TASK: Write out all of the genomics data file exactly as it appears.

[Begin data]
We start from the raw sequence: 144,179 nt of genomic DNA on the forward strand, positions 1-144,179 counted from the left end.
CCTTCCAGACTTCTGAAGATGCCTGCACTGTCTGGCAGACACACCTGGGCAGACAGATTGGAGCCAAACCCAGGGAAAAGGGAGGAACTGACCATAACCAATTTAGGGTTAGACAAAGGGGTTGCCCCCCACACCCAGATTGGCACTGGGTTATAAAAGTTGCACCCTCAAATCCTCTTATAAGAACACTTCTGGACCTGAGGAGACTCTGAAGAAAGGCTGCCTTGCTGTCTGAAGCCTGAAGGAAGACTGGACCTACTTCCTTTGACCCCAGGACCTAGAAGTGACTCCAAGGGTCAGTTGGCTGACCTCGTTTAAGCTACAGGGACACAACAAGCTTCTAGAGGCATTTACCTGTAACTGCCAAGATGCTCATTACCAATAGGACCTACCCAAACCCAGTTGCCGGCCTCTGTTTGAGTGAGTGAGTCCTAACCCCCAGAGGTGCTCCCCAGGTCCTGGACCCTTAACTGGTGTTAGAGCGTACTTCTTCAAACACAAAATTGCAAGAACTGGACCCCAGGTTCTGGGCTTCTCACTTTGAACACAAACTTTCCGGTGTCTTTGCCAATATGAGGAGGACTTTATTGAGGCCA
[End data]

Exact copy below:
We start from the raw sequence: 144,179 nt of genomic DNA on the forward strand, positions 1-144,179 counted from the left end.
CCTTCCAGACTTCTGAAGATGCCTGCACTGTCTGGCAGACACACCTGGGCAGACAGATTGGAGCCAAACCCAGGGAAAAGGGAGGAACTGACCATAACCAATTTAGGGTTAGACAAAGGGGTTGCCCCCCACACCCAGATTGGCACTGGGTTATAAAAGTTGCACCCTCAAATCCTCTTATAAGAACACTTCTGGACCTGAGGAGACTCTGAAGAAAGGCTGCCTTGCTGTCTGAAGCCTGAAGGAAGACTGGACCTACTTCCTTTGACCCCAGGACCTAGAAGTGACTCCAAGGGTCAGTTGGCTGACCTCGTTTAAGCTACAGGGACACAACAAGCTTCTAGAGGCATTTACCTGTAACTGCCAAGATGCTCATTACCAATAGGACCTACCCAAACCCAGTTGCCGGCCTCTGTTTGAGTGAGTGAGTCCTAACCCCCAGAGGTGCTCCCCAGGTCCTGGACCCTTAACTGGTGTTAGAGCGTACTTCTTCAAACACAAAATTGCAAGAACTGGACCCCAGGTTCTGGGCTTCTCACTTTGAACACAAACTTTCCGGTGTCTTTGCCAATATGAGGAGGACTTTATTGAGGCCA